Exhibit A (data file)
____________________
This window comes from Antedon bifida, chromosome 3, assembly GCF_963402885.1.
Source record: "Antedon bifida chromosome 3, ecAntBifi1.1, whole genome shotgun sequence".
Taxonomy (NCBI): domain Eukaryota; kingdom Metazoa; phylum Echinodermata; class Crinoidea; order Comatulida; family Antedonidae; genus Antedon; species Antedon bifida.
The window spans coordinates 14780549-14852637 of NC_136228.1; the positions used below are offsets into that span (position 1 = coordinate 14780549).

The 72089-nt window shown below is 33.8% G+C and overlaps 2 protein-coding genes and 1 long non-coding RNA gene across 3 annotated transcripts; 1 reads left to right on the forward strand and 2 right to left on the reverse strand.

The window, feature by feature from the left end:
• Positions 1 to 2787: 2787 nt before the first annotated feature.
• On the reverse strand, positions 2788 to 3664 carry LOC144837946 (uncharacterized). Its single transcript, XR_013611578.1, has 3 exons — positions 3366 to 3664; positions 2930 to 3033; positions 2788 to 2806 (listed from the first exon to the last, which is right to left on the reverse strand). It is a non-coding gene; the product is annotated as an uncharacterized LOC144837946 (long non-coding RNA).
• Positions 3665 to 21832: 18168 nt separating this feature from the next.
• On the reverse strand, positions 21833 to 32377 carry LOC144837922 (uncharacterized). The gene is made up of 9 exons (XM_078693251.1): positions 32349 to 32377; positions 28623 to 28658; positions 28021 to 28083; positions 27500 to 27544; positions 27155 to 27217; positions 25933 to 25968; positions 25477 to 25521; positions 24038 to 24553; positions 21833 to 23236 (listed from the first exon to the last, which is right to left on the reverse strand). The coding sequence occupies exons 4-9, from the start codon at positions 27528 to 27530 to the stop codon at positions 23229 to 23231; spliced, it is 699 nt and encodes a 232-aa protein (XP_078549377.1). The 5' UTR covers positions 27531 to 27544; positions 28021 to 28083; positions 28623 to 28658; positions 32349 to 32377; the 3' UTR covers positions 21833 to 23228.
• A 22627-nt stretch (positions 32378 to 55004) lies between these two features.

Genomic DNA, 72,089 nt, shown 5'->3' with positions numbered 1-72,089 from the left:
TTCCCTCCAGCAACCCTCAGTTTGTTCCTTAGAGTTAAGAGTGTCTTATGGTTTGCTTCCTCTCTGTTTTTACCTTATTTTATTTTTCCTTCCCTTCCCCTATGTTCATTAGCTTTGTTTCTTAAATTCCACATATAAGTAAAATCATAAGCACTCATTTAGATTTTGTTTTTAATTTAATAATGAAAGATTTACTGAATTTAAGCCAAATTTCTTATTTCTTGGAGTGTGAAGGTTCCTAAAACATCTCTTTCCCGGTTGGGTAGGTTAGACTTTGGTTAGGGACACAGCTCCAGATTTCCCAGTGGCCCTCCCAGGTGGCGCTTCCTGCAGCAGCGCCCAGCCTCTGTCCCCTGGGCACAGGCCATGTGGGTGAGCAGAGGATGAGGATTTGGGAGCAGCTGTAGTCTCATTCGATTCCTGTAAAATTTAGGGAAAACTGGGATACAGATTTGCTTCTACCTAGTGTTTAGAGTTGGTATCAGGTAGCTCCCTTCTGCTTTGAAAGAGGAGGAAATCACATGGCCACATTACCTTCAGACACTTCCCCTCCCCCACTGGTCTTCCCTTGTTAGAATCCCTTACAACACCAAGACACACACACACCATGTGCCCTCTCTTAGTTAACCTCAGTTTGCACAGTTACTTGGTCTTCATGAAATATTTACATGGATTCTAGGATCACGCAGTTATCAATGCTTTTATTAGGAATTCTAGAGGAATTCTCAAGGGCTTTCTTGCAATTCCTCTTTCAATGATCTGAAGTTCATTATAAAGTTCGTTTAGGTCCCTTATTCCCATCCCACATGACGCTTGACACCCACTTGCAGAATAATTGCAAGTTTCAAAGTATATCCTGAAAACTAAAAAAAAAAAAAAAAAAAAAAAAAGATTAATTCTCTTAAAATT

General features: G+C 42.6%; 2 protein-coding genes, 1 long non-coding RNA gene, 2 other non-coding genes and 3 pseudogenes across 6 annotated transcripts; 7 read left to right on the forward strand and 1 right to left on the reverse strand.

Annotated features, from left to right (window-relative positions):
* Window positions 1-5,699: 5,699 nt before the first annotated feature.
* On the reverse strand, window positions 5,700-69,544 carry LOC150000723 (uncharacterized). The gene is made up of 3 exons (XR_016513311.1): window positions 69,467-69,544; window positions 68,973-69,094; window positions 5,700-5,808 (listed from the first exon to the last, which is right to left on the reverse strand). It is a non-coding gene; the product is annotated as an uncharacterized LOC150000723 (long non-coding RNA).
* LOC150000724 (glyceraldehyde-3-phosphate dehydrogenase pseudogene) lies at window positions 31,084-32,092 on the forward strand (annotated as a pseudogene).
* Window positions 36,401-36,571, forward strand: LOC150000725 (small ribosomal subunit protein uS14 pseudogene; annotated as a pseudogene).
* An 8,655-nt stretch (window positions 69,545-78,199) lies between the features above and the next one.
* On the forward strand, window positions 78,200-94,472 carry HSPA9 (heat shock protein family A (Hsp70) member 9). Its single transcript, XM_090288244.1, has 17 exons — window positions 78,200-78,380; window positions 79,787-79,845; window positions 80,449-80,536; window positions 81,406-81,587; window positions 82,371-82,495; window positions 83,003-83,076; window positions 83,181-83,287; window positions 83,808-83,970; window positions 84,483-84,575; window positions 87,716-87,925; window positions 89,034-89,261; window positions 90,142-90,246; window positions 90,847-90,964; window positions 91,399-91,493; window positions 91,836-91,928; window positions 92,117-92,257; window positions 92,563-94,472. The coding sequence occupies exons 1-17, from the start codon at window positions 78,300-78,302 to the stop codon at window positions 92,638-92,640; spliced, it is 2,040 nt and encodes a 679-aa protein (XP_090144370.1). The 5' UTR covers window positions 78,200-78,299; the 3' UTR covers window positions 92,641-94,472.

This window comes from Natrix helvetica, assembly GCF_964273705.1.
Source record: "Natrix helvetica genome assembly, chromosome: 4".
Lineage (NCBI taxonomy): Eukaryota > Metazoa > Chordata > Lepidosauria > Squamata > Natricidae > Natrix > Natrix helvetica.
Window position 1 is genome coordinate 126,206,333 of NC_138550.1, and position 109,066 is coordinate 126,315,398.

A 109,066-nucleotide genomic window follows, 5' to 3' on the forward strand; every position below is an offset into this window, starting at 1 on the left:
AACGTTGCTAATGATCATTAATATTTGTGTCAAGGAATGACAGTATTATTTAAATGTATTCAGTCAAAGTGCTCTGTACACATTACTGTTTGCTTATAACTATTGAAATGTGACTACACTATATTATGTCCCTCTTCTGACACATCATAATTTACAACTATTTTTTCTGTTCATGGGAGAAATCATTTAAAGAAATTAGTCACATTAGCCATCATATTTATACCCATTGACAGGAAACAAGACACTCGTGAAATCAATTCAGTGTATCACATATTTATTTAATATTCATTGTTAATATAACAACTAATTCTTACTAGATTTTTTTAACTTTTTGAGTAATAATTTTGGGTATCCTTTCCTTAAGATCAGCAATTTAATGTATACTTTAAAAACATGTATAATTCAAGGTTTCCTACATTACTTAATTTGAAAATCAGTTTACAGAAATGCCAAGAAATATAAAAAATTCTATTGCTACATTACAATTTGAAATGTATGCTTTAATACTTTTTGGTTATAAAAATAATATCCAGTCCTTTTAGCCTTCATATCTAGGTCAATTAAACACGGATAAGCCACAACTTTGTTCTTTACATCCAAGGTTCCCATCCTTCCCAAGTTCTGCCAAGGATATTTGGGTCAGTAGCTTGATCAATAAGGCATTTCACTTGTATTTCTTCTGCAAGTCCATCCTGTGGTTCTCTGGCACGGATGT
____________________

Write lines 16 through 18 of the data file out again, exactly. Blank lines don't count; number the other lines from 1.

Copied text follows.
* Window positions 1-5,699: 5,699 nt before the first annotated feature.
* On the reverse strand, window positions 5,700-69,544 carry LOC150000723 (uncharacterized). The gene is made up of 3 exons (XR_016513311.1): window positions 69,467-69,544; window positions 68,973-69,094; window positions 5,700-5,808 (listed from the first exon to the last, which is right to left on the reverse strand). It is a non-coding gene; the product is annotated as an uncharacterized LOC150000723 (long non-coding RNA).
* LOC150000724 (glyceraldehyde-3-phosphate dehydrogenase pseudogene) lies at window positions 31,084-32,092 on the forward strand (annotated as a pseudogene).